• 0 avatar

      Yes – this.

      I knew a few older Americans who had cars squirreled away in their garages that were hardly driven. In the Midwest (where it is damp) this meant cars that looked gorgeous but were soft and rotten underneath. Here in the Desert Southwest where I live now it would mean anything not metal/glass would be cracked and dry rotted.

  • avatar

    The perception alone of getting a 117k mile car for a “surprise gift” will put you in the doghouse probably until NEXT christmas. Take your time, expand your search area, and find a better deal. A weekend getaway that ends with her driving a Camaro home when she didn’t expect it would be pretty awesome.

  • avatar
    Jeff Weimer

    American or Japanese car at 117K? Sure. Parts are generally inexpensive and readily available. And all you usually need are common tools.

    European? Forget it. They’re usually falling apart at that mileage, parts are quite dear, the special tools required to do even basic maintenance – and what is considered basic – mean you must want that car, and have another driver available.

  • avatar

    It all depends on the service history.

    Since it appears to have been driven about 2x the normal miles per year. The running gear should be fine, it’s the suspension wear that will creep up on you first, and the interior wear points of having someone in the seat 2x the normal rate.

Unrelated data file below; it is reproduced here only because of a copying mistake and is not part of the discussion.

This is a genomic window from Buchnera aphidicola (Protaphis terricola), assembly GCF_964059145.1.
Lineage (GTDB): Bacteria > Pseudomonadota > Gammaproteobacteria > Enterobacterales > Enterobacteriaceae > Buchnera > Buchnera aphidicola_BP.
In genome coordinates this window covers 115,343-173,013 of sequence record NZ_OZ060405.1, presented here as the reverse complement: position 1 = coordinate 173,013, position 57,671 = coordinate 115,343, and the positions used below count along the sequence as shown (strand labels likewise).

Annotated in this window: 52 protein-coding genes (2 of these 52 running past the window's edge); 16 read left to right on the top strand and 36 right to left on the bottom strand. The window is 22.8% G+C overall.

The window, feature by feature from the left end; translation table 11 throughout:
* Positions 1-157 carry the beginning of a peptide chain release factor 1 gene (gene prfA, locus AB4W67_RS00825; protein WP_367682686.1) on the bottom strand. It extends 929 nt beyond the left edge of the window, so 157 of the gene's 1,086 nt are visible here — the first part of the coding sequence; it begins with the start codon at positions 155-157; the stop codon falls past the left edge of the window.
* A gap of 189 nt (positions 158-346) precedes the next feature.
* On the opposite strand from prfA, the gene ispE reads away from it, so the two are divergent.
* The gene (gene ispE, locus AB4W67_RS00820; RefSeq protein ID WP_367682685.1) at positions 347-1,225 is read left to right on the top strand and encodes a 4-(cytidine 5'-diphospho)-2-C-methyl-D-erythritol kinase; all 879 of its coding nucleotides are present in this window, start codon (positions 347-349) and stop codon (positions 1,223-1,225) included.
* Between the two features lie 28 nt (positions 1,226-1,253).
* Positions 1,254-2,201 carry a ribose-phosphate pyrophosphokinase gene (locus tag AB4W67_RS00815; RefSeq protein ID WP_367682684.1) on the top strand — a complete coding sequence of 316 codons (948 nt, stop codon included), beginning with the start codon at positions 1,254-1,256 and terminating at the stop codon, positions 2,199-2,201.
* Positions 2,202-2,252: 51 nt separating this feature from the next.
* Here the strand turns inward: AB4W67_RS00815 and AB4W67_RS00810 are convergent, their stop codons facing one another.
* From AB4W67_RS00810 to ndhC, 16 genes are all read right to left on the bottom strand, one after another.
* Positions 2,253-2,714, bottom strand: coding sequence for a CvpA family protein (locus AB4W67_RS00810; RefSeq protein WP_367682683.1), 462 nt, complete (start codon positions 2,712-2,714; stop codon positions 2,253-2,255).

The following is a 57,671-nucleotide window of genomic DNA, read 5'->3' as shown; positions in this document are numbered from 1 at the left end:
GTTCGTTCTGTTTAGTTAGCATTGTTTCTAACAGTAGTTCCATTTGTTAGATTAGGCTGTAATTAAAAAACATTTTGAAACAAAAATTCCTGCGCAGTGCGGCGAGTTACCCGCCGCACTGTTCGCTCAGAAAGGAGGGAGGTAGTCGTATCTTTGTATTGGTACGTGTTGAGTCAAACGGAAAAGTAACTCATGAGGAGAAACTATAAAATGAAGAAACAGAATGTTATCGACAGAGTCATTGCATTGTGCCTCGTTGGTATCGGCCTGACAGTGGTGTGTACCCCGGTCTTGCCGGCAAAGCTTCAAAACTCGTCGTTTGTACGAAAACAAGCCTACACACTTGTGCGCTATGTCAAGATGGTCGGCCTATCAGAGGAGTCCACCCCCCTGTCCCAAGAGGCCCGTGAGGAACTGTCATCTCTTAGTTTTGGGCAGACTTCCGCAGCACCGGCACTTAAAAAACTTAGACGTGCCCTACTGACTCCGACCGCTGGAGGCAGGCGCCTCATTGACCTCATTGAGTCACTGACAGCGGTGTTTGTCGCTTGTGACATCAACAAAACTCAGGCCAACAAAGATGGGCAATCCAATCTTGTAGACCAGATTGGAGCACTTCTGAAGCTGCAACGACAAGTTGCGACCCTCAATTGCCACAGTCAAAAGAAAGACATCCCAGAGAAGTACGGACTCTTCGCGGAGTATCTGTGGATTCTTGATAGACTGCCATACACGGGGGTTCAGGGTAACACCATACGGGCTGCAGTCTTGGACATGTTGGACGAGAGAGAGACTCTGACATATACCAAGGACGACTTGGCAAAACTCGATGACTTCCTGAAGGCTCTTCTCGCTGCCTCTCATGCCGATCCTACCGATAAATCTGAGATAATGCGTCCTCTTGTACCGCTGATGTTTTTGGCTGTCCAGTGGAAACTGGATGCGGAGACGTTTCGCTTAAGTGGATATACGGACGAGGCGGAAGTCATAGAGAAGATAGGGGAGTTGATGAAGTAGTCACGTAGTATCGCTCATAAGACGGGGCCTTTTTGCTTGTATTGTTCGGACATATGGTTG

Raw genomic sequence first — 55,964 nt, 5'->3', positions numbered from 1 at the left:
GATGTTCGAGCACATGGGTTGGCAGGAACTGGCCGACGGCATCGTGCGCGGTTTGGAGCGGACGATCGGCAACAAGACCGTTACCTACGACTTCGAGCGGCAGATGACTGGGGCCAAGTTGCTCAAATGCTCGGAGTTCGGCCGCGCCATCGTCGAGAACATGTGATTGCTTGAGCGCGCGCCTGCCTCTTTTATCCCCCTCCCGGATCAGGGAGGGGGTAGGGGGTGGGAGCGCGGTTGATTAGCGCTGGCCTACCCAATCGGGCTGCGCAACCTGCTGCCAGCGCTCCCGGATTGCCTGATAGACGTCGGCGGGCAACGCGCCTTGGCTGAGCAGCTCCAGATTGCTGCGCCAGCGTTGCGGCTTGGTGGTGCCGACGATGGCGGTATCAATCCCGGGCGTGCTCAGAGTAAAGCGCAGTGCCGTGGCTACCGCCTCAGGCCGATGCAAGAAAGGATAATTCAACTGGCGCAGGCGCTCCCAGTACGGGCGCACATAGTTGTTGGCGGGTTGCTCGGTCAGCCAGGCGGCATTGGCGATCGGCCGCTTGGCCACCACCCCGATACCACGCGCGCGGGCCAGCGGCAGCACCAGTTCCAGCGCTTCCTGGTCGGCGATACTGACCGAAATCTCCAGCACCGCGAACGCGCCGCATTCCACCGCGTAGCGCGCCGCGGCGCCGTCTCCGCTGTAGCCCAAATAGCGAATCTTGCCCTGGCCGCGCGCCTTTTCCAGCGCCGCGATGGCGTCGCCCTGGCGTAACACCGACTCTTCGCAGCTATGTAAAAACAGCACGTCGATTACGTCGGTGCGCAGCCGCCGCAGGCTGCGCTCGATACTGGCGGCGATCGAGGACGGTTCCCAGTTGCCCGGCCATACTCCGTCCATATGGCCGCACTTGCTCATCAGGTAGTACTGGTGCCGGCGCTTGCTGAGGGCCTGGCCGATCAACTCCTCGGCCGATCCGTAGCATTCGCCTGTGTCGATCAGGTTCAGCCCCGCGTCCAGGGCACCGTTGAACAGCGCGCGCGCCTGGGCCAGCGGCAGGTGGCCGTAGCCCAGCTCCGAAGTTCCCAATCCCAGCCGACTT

The concerns on this one will be the wheel bearings/hubs and rubber bits in the suspension. You can usually replace those fairly cheap if you catch it early and do it as preventative rather than reactive. If you let those bits fail, then the stresses will be transferred to the more expensive bits like the entire control arm assembly, etc.

    I never mind high milage cars like the this, because they are usually owned by someone who knows the value of maintenance and it’s almost always highway miles. Since the car is highway driven the running gear is kept at the proper temps, all of the lubricants are moisture free and the internal wear is usually minimized.

    Let your local mechanic spend some time checking it out on the rack, build a suspension wear item list, and you should be good to go. A sacrifice at the altar of the GM gods couldn’t hurt either.

    • 0 avatar

      This. I could quickly tell when a used car was junk, but the little wear bits on a nice used car are the ones that can make it an expensive experience.

      Whenever I bought a used car, I’d take it straight to the wheel alignment rack at a trusted repair shop. After it got a quality four-wheel alignment, I’d get a list of the suspension, exhaust and underbody repairs it did need, or it would need soon.

      I’d buy the parts and replace the bits that I could, and I’d budget to have the shop repair/replace the ones I couldn’t as quickly as I could. Then I’d drive it without worry for many miles with little more than an annual checkup/state inspection by the same trusted shop.

      Friends and business acquaintances would marvel at how I could drive older used cars on crummy New England without problems. This was how.

  • avatar

    I like low mileage used cars with service history (lol). But that’s just me. A Camaro with 117k isn’t a great gift, as someone above mentioned.